Proverbs 16:3 & 9
“Commit your work to the Lord, and your plans will be established….The heart of man plans his way, but the Lord establishes his steps.”
We all know a Type A person that loves a good plan. They stick to the plan because veering from it could cause a breakdown, a meltdown of any proportion. These friends, coworkers, family members, and acquaintances proudly present their plans and expect others to gladly follow. Why? Because it’s planned perfection on paper. I know this because I use to be one of them.
When I first started teaching, I had a plan for the next school year before I closed up shop in May of the current school year. Coworkers laughed – maybe even scoffed – at me as I huddled in the corner of my classroom with another Type A teacher diligently planning and making copies for the next school year. When we left in May. we had plans for the whole year, along with copies sent to the print shop and delivered to our classrooms over summer break. It was like Christmas in August when we returned. While all those other teachers were just beginning to make plans, we were unwrapping boxes of printed goodies and counting copies to be used for the new school year.
I reflect on those beginning years of teaching with a twinge of repentance and confession. I used my God-given gifts of planning. However, I fought the Lord every time he tried to establish his steps along the way. I proudly presented my plans to him, “Look what I have accomplished! Look how much my students will learn! Look at all they will do by the time they leave my care!” He, on the other hand, knew better. He was in the details I adamantly tried to rob him of, even though I felt my ways were better.
I never learned to surrender my plans and let the Lord establish my steps along the way. Instead, my lasting legacy in those beginning years of teaching was made up of anxiety and fear. Fear of falling behind, of disappointing someone, of not living up to expectations, of not sticking to the plan I labored over, of admitting I wasn’t perfect. My plans, that started out so innocent, became an established trap of hiding my imperfections. That was never what the Lord intended when it came to planning. Never.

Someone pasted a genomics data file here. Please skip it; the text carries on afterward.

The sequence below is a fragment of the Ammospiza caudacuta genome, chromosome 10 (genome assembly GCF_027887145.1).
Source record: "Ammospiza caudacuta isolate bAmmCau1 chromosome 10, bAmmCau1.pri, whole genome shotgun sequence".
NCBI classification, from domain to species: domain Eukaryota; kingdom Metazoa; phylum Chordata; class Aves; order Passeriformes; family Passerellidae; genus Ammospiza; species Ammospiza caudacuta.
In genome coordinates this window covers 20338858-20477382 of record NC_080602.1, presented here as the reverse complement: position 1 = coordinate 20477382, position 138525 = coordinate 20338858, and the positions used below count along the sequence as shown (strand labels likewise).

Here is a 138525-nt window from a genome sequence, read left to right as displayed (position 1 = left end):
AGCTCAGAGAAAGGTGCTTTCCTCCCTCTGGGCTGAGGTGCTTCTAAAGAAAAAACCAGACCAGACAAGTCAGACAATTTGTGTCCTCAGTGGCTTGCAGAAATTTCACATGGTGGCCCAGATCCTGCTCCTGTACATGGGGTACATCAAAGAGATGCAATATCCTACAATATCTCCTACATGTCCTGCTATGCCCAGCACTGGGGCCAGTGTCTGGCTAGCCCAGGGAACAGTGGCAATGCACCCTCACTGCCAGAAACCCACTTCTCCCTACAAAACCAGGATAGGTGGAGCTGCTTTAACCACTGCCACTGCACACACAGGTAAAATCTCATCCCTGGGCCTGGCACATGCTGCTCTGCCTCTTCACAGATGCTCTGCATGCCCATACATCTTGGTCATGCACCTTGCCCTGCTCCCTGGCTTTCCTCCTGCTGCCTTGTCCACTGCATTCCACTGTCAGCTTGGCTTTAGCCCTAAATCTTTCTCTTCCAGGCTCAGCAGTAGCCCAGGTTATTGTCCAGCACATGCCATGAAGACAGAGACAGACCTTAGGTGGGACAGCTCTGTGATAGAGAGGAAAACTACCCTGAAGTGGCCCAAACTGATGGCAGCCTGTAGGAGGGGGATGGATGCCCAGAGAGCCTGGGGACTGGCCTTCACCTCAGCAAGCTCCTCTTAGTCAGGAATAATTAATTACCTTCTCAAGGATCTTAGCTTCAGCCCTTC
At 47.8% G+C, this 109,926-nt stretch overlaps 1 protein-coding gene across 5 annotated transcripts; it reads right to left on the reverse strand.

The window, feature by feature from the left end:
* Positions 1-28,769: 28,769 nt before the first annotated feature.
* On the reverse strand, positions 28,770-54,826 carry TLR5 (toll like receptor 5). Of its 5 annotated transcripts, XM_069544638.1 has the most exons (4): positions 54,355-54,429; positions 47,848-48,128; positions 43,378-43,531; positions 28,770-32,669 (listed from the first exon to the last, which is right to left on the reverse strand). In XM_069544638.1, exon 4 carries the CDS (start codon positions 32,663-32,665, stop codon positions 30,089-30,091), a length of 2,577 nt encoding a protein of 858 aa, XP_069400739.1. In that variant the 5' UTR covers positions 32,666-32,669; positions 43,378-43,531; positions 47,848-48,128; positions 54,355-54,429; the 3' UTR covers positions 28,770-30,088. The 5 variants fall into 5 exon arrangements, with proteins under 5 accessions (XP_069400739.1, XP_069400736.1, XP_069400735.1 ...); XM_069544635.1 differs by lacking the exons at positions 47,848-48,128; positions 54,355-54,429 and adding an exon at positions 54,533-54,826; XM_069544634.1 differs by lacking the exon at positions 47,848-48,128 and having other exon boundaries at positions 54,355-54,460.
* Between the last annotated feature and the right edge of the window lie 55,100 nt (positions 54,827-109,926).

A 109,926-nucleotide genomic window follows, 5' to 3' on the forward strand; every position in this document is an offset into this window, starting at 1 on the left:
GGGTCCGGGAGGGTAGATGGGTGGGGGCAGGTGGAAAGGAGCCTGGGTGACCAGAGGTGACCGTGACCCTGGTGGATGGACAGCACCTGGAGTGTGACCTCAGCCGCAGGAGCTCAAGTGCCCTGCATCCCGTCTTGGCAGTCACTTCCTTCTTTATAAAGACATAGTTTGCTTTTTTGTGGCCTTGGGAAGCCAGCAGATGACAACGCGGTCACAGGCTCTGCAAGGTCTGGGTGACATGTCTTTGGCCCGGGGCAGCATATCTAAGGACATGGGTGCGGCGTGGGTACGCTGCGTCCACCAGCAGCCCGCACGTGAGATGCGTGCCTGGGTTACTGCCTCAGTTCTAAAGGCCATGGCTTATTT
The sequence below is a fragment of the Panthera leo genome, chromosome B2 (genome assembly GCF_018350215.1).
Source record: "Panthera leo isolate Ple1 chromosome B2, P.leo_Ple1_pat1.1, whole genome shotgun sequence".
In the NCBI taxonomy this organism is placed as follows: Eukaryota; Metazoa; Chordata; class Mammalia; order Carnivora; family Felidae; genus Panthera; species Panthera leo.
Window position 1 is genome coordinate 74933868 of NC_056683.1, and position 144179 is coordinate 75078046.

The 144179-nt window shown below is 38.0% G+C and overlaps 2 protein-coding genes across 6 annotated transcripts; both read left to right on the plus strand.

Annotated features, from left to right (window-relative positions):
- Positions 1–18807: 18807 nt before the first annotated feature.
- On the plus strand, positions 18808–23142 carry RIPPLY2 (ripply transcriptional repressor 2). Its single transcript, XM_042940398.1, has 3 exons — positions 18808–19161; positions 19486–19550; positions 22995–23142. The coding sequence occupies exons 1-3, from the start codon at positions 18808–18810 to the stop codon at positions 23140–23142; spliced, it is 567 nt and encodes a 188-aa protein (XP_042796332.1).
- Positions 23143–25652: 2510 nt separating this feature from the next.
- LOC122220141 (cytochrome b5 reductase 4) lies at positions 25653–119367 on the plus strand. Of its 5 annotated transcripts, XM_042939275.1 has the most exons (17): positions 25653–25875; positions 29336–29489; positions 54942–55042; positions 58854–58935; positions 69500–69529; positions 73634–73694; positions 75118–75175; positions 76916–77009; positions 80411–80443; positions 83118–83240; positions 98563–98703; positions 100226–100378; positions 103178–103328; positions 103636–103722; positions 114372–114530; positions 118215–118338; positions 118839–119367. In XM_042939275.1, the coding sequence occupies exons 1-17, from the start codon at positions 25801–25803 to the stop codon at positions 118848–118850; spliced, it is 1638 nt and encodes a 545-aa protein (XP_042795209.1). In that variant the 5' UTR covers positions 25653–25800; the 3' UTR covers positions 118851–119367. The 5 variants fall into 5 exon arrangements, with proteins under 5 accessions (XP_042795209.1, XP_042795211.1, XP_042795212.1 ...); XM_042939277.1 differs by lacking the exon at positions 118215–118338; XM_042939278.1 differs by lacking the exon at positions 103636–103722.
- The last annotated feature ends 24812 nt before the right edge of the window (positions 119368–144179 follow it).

He created us in his image as people who plan, imagine, dream, invent, consider, think, and devise new possibilities. It’s hopeful. It’s an exciting piece of his divine nature given to us. However, we must learn to surrender these plans and let him work in the details as he establishes our steps. The planning propels us towards obedience; the surrender leads us to humility.
Now, in May I don’t find myself huddled in a corner with a fellow Type A teacher frantically planning perfection on paper. Instead, I linger thinking back on the students I’ve worked with, the progress they made, and the laughs we had along the way. I consider things to change for next year and make a few notes in my planner, then walk away from the year. I walk towards a summer of rest and personal learning. My plans float in my imagination, slowly unfolding on paper over time. Then they are worked out in flesh and breath each day. I hold these plans loosely, trusting the Lord will work in the details.
The legacy currently established in my classroom is one based on courage, bravery, trust, grace, mercy, and forgiveness. This legacy reflects a much more godly character for my students to see than the fear-driven plans I once clung to years ago. I’ve learned to enjoy the gift of planning and imagining. Currently, I’m learning to hold those plans loosely because that legacy is much better than the one I could ever imagine.